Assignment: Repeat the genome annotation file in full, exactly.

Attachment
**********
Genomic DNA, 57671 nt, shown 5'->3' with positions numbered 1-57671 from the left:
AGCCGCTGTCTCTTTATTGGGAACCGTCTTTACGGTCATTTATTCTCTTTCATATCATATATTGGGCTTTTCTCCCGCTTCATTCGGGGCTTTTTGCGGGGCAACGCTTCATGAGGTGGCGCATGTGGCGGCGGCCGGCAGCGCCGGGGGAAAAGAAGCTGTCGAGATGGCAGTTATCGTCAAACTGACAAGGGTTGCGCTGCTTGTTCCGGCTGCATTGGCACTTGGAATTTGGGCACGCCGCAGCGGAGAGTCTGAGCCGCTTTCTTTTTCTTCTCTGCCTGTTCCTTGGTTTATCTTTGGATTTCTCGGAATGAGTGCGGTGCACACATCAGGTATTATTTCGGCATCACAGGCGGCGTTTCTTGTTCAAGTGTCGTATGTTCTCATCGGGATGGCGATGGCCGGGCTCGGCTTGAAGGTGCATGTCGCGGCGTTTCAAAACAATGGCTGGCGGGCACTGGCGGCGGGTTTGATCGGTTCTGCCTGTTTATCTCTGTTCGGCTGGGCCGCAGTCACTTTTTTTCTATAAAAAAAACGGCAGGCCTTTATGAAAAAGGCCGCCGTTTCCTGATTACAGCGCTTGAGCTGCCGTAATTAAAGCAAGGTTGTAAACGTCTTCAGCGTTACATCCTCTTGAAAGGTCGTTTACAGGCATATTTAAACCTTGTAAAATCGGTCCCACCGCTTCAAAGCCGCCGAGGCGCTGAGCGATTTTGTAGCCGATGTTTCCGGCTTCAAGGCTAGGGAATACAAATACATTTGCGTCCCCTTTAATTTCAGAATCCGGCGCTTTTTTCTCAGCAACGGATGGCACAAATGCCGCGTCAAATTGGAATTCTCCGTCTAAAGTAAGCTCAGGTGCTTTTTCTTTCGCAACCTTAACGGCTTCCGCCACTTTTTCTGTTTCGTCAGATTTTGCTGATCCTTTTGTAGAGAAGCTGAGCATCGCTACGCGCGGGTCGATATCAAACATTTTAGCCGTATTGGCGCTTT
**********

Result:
Genomic DNA, 57671 nt, shown 5'->3' with positions numbered 1-57671 from the left:
AGCCGCTGTCTCTTTATTGGGAACCGTCTTTACGGTCATTTATTCTCTTTCATATCATATATTGGGCTTTTCTCCCGCTTCATTCGGGGCTTTTTGCGGGGCAACGCTTCATGAGGTGGCGCATGTGGCGGCGGCCGGCAGCGCCGGGGGAAAAGAAGCTGTCGAGATGGCAGTTATCGTCAAACTGACAAGGGTTGCGCTGCTTGTTCCGGCTGCATTGGCACTTGGAATTTGGGCACGCCGCAGCGGAGAGTCTGAGCCGCTTTCTTTTTCTTCTCTGCCTGTTCCTTGGTTTATCTTTGGATTTCTCGGAATGAGTGCGGTGCACACATCAGGTATTATTTCGGCATCACAGGCGGCGTTTCTTGTTCAAGTGTCGTATGTTCTCATCGGGATGGCGATGGCCGGGCTCGGCTTGAAGGTGCATGTCGCGGCGTTTCAAAACAATGGCTGGCGGGCACTGGCGGCGGGTTTGATCGGTTCTGCCTGTTTATCTCTGTTCGGCTGGGCCGCAGTCACTTTTTTTCTATAAAAAAAACGGCAGGCCTTTATGAAAAAGGCCGCCGTTTCCTGATTACAGCGCTTGAGCTGCCGTAATTAAAGCAAGGTTGTAAACGTCTTCAGCGTTACATCCTCTTGAAAGGTCGTTTACAGGCATATTTAAACCTTGTAAAATCGGTCCCACCGCTTCAAAGCCGCCGAGGCGCTGAGCGATTTTGTAGCCGATGTTTCCGGCTTCAAGGCTAGGGAATACAAATACATTTGCGTCCCCTTTAATTTCAGAATCCGGCGCTTTTTTCTCAGCAACGGATGGCACAAATGCCGCGTCAAATTGGAATTCTCCGTCTAAAGTAAGCTCAGGTGCTTTTTCTTTCGCAACCTTAACGGCTTCCGCCACTTTTTCTGTTTCGTCAGATTTTGCTGATCCTTTTGTAGAGAAGCTGAGCATCGCTACGCGCGGGTCGATATCAAACATTTTAGCCGTATTGGCGCTTT